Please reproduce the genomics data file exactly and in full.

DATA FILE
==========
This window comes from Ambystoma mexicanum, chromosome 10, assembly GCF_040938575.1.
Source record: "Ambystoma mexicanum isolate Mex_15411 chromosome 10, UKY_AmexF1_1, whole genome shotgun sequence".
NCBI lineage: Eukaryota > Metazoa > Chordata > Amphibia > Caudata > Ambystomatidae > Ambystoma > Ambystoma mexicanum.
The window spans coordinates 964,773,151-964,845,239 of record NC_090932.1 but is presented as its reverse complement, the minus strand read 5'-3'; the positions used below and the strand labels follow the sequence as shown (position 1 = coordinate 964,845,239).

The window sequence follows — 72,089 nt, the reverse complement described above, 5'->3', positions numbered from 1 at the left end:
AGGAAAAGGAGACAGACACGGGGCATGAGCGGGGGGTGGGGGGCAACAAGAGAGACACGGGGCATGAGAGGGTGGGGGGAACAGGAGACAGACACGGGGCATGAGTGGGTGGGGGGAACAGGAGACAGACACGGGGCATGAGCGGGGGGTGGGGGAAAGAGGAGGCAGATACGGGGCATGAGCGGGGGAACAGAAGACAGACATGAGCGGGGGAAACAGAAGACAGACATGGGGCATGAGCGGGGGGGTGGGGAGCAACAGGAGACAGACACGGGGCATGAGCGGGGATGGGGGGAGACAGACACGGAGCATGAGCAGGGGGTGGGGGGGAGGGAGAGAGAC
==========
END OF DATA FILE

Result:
This window comes from Ambystoma mexicanum, chromosome 10, assembly GCF_040938575.1.
Source record: "Ambystoma mexicanum isolate Mex_15411 chromosome 10, UKY_AmexF1_1, whole genome shotgun sequence".
NCBI lineage: Eukaryota > Metazoa > Chordata > Amphibia > Caudata > Ambystomatidae > Ambystoma > Ambystoma mexicanum.
The window spans coordinates 964,773,151-964,845,239 of record NC_090932.1 but is presented as its reverse complement, the minus strand read 5'-3'; the positions used below and the strand labels follow the sequence as shown (position 1 = coordinate 964,845,239).

The window sequence follows — 72,089 nt, the reverse complement described above, 5'->3', positions numbered from 1 at the left end:
AGGAAAAGGAGACAGACACGGGGCATGAGCGGGGGGTGGGGGGCAACAAGAGAGACACGGGGCATGAGAGGGTGGGGGGAACAGGAGACAGACACGGGGCATGAGTGGGTGGGGGGAACAGGAGACAGACACGGGGCATGAGCGGGGGGTGGGGGAAAGAGGAGGCAGATACGGGGCATGAGCGGGGGAACAGAAGACAGACATGAGCGGGGGAAACAGAAGACAGACATGGGGCATGAGCGGGGGGGTGGGGAGCAACAGGAGACAGACACGGGGCATGAGCGGGGATGGGGGGAGACAGACACGGAGCATGAGCAGGGGGTGGGGGGGAGGGAGAGAGAC